In his work on how the Christian can safely be vulnerable through an exposition of the Beatitudes, Brad Hambrick discusses the importance of being one of those who hunger and thirst after righteousness. This is related to vulnerability in that it involves admitting our dependence. This entails understanding that we do not have a righteousness of our own, and that God in Christ is our only source of it, both for justification and sanctification. It is important for the Christian to be frank with himself and others concerning his dependence on God. “Biblically, life is not about a high self-esteem. Life is about confident reliance on God’s sufficiency and surrendering our inadequacies to his grace.”
Brad Hambrick notes the paradox of how admitting our lack of personal and legal righteousness before God entails reception of it. Being too prideful or “insecure” to acknowledge this deficiency, he notes, entails not having it, whereas admitting our deficiency involves it being granted to us. It is important, once again, that we are frank to both others and ourselves that we, in and of ourselves, are not righteous. We must hunger and thirst for that righteousness which is outside of ourselves.
Hambrick warns against being too exhibitionistic in being open about our own faults. This can simply make others uncomfortable. However, it is important for us to be open about the fact that we do not have it all together, and that we are in continual need of God’s provision of grace in order to live out the gospel in our personal lives.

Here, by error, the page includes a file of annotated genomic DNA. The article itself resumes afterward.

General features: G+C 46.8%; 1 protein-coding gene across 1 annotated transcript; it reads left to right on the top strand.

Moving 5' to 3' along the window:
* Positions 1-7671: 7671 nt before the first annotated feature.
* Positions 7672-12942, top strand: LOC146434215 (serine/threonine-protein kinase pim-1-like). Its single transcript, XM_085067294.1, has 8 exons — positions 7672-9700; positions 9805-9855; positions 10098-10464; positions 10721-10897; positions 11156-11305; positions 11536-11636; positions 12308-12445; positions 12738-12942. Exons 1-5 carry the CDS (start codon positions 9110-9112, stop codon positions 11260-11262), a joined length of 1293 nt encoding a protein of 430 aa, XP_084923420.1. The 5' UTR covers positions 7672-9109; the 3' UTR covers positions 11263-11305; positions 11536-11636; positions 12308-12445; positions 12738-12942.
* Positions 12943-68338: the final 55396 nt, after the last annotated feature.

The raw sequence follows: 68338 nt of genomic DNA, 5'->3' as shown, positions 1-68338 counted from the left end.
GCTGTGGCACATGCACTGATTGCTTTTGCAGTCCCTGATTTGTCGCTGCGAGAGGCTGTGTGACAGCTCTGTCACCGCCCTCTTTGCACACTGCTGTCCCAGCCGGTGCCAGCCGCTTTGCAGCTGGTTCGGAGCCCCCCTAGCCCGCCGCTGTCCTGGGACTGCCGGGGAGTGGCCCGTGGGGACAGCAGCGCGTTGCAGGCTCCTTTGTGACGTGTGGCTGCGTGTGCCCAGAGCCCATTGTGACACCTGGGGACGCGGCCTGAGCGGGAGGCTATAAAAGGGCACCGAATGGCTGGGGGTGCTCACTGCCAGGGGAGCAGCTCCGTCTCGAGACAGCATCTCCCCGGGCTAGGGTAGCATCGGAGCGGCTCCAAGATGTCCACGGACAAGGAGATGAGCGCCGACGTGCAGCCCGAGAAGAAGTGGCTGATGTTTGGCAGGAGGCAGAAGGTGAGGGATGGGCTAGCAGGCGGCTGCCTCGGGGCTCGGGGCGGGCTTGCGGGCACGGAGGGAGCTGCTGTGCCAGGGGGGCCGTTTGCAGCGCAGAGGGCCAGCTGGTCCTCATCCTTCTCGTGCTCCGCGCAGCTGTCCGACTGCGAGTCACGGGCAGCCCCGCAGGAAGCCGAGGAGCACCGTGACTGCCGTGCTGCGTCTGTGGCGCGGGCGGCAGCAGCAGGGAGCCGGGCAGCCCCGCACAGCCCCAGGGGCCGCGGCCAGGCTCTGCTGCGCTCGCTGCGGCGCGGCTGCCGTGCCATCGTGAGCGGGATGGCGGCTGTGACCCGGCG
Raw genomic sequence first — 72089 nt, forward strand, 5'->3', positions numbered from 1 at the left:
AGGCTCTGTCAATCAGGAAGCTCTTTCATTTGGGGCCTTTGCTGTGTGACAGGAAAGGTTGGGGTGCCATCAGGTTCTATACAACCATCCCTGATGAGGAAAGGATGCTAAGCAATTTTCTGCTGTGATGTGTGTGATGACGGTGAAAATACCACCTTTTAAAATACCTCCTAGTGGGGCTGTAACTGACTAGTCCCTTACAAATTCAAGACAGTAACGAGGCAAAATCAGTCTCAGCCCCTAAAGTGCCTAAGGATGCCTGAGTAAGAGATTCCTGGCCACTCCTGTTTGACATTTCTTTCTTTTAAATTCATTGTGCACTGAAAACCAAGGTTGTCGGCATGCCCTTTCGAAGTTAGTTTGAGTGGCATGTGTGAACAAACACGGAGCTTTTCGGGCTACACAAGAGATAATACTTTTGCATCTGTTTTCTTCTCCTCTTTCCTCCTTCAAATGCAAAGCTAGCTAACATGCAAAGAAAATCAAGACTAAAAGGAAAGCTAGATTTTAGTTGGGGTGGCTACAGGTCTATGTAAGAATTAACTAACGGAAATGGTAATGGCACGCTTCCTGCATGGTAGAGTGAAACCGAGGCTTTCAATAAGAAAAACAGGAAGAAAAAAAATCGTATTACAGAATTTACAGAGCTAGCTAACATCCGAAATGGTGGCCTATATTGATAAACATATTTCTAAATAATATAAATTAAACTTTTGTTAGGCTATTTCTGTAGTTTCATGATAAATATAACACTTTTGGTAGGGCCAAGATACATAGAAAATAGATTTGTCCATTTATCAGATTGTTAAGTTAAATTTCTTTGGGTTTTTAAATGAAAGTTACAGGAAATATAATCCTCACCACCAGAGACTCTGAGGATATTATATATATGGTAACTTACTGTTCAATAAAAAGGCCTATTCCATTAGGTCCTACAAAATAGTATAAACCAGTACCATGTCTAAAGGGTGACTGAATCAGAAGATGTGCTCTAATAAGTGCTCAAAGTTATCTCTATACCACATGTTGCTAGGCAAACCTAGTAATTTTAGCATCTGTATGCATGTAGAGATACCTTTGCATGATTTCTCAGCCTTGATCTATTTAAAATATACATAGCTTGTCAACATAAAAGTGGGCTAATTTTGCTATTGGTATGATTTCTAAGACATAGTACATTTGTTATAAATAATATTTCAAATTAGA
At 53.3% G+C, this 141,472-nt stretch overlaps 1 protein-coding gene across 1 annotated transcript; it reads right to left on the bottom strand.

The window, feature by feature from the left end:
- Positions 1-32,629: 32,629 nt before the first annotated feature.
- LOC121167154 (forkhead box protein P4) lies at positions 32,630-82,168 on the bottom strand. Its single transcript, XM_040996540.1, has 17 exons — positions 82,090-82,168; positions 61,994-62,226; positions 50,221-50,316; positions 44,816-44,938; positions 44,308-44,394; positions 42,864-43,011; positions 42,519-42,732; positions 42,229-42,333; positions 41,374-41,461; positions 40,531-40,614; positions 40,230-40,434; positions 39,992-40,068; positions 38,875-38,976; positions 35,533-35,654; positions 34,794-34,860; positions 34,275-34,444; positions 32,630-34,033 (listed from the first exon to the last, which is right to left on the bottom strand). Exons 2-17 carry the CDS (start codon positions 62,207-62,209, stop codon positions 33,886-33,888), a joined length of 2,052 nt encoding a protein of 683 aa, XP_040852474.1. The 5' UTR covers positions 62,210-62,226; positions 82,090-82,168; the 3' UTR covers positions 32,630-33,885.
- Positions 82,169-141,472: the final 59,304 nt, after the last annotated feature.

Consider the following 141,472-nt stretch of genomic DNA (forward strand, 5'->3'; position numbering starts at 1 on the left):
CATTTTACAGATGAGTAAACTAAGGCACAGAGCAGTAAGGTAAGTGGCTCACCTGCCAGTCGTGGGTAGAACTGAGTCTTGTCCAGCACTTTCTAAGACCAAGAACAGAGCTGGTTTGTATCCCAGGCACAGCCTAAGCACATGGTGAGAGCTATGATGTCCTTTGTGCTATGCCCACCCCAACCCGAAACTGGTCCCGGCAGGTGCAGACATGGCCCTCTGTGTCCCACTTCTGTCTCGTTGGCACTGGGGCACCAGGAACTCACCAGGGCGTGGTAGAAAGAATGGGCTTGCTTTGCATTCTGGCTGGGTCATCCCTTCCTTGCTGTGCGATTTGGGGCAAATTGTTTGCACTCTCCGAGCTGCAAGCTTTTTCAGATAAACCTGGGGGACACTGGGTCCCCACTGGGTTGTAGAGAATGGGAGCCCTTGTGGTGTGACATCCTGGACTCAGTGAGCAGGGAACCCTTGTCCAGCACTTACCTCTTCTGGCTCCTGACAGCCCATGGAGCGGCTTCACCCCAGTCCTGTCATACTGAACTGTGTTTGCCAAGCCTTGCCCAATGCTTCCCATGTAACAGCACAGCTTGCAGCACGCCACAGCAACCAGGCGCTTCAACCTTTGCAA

Next, Hambrick discusses the importance of being merciful. Indeed, Jesus pronounces a blessing on those who are merciful. Being truly vulnerable involves accepting when we are on the short end of the stick, as he puts it. It is important to be willing to lose and to resist retaliation when it feels natural. “That is the gritty side of mercy that we all naturally resist. That is the side of mercy that makes many who try to practice it doormats. Actual mercy is not being a doormat, but it is in that direction.” He thus defines mercy as “the willingness to accept personal loss for the good of another for a worthwhile cause.” Indeed, Hambrick notes that failure to keep in consideration of the worthwhile cause hinders our ability to be and to remain merciful.
This entails being vulnerable because we instinctively want to lash out and insist on getting the good which we think we deserve when the scales are unjust. This does not mean never insisting on what is just or fair, but it is a fact that we will sometimes get the short end of the stick, and we must be willing to accept this, when reversing it is impossible, without retaliating or holding a grudge. In other words, being vulnerable involves being merciful, even when we want to retaliate against those who have wronged us. Indeed, God tells us that everything will be repaid in the end, both what is just and unjust, and sometimes we must therefore cast the injustices we may have faced to the feet of God and trust the righteous judge to do what is right.
Next, Hambrick discusses the relationship of purity of heart to vulnerability. Jesus pronounces a blessing on being pure in heart. Those who are pure in heart are stalwart in their convictions. This entails refusing to live as a hypocrite and refusing to live for personal gain, self-protection or revenge. Purity of heart entails standing up for what is right even when it makes you vulnerable or puts you in the way of scorn or even personal danger. Many of us shrink back in being pure in heart because we are afraid of the negative consequences that might result from it when everyone else is doing what is wrong.